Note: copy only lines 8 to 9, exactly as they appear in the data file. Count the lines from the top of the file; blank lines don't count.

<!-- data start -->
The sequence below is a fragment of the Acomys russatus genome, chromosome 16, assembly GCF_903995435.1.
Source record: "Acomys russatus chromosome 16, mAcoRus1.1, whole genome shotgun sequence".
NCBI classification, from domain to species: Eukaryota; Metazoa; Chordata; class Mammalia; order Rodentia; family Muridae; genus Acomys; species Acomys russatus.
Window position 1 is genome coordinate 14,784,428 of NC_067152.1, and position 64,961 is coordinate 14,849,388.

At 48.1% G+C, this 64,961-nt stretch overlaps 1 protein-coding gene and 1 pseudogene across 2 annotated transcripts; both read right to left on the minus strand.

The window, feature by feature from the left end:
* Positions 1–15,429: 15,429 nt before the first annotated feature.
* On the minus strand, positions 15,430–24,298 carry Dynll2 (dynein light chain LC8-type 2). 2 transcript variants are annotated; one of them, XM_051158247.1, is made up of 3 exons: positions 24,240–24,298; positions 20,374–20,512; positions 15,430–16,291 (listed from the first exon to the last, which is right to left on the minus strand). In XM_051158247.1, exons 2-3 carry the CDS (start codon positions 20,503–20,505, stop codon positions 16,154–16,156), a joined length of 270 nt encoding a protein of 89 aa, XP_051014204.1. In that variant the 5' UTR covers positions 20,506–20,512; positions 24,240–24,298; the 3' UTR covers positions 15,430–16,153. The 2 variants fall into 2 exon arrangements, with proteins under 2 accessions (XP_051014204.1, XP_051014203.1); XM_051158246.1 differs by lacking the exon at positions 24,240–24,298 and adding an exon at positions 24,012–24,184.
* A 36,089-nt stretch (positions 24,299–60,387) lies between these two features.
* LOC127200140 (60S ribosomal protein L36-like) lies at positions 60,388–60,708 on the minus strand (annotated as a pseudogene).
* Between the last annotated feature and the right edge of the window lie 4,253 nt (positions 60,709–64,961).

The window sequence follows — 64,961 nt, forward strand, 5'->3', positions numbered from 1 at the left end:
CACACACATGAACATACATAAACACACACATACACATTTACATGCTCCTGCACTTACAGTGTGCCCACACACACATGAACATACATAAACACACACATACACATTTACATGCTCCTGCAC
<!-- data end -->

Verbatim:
* On the minus strand, positions 15,430–24,298 carry Dynll2 (dynein light chain LC8-type 2). 2 transcript variants are annotated; one of them, XM_051158247.1, is made up of 3 exons: positions 24,240–24,298; positions 20,374–20,512; positions 15,430–16,291 (listed from the first exon to the last, which is right to left on the minus strand). In XM_051158247.1, exons 2-3 carry the CDS (start codon positions 20,503–20,505, stop codon positions 16,154–16,156), a joined length of 270 nt encoding a protein of 89 aa, XP_051014204.1. In that variant the 5' UTR covers positions 20,506–20,512; positions 24,240–24,298; the 3' UTR covers positions 15,430–16,153. The 2 variants fall into 2 exon arrangements, with proteins under 2 accessions (XP_051014204.1, XP_051014203.1); XM_051158246.1 differs by lacking the exon at positions 24,240–24,298 and adding an exon at positions 24,012–24,184.
* A 36,089-nt stretch (positions 24,299–60,387) lies between these two features.